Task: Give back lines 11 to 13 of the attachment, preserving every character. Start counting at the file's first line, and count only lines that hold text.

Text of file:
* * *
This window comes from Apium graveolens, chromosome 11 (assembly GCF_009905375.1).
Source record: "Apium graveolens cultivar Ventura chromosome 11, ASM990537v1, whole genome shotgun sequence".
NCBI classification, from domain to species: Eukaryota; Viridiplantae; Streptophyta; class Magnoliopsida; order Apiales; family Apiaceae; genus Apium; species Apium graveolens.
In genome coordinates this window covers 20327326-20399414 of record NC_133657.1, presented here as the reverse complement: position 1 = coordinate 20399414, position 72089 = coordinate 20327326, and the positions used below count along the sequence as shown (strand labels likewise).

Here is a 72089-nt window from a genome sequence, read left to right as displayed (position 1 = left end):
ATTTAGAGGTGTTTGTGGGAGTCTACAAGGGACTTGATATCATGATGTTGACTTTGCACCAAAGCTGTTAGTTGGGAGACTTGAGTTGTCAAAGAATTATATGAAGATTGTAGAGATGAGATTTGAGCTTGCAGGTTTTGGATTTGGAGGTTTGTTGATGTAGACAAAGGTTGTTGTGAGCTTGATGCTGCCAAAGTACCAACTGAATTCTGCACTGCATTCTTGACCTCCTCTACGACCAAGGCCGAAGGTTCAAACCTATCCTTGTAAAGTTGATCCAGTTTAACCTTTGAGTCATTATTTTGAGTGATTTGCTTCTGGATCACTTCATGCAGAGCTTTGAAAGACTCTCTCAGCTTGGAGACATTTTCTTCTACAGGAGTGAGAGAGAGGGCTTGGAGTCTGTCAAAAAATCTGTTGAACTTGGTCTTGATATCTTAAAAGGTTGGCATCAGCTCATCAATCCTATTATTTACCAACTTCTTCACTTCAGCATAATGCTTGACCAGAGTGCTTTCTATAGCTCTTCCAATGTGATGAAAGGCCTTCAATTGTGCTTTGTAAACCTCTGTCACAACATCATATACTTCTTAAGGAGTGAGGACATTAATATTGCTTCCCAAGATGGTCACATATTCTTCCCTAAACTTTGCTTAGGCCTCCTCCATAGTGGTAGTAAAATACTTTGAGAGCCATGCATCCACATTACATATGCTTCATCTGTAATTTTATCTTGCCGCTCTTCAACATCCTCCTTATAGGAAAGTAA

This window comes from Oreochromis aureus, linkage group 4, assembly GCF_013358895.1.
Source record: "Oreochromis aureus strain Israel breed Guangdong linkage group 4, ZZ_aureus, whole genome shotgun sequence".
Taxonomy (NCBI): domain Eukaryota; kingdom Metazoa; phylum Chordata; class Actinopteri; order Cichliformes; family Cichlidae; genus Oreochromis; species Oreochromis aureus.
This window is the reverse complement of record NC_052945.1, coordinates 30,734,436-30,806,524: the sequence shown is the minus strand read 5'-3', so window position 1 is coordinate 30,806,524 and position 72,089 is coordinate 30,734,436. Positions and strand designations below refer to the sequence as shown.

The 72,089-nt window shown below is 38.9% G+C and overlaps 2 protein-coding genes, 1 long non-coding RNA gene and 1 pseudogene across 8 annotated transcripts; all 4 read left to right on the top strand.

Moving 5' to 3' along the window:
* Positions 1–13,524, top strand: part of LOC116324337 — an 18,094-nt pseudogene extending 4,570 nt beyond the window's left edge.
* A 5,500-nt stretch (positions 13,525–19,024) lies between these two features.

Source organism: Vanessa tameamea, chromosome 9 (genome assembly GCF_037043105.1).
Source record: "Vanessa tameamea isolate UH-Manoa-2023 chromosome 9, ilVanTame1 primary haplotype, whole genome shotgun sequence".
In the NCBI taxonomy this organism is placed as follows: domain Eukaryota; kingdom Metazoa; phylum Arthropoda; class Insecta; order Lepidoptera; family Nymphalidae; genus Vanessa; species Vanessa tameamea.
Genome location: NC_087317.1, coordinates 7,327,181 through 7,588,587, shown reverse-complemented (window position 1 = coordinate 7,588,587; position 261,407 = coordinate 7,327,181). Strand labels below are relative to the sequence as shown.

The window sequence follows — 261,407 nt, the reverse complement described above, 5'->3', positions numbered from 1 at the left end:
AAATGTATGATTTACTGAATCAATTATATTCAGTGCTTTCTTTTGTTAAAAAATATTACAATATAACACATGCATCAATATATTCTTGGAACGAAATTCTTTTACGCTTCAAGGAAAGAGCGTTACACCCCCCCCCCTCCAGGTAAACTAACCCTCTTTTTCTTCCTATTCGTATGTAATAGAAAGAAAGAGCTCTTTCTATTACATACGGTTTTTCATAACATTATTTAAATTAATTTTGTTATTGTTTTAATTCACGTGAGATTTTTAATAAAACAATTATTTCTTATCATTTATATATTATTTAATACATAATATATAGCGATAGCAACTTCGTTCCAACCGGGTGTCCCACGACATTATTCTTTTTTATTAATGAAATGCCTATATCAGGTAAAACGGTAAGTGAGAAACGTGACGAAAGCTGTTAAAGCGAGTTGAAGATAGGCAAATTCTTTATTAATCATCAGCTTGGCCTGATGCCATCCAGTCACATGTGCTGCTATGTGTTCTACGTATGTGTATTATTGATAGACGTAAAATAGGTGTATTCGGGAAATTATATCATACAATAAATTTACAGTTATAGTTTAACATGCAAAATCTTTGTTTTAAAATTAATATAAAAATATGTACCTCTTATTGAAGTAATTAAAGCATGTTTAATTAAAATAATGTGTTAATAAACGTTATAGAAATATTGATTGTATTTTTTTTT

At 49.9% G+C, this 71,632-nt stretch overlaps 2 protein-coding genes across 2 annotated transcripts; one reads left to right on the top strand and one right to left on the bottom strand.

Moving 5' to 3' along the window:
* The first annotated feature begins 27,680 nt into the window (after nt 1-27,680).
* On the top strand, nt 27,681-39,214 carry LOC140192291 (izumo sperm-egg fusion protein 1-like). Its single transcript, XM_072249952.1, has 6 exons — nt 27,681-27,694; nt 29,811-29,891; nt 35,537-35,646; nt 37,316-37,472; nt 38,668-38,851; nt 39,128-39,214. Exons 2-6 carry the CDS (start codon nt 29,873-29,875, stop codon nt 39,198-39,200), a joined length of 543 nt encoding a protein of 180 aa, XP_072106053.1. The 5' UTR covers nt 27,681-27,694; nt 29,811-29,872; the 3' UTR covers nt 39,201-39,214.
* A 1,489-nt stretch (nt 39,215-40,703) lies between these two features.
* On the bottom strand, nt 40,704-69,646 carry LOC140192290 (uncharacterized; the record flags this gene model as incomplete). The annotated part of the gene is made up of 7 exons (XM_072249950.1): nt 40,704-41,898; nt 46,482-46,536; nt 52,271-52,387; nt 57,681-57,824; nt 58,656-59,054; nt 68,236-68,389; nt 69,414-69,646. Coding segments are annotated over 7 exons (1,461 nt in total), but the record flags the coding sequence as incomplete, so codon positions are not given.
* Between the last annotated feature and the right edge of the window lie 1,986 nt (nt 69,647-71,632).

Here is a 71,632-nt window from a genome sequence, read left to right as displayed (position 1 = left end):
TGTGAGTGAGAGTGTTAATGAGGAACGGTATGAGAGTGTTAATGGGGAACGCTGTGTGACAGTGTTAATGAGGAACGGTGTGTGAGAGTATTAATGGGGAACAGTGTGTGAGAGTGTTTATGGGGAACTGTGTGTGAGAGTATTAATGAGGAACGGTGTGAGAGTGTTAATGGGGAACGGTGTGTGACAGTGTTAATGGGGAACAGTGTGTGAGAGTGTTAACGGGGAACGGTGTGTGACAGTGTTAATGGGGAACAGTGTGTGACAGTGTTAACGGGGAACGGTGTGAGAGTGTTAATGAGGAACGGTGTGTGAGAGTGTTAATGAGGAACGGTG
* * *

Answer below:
The 72,089-nt window shown below is 38.9% G+C and overlaps 2 protein-coding genes, 1 long non-coding RNA gene and 1 pseudogene across 8 annotated transcripts; all 4 read left to right on the top strand.

Moving 5' to 3' along the window:
* Positions 1–13,524, top strand: part of LOC116324337 — an 18,094-nt pseudogene extending 4,570 nt beyond the window's left edge.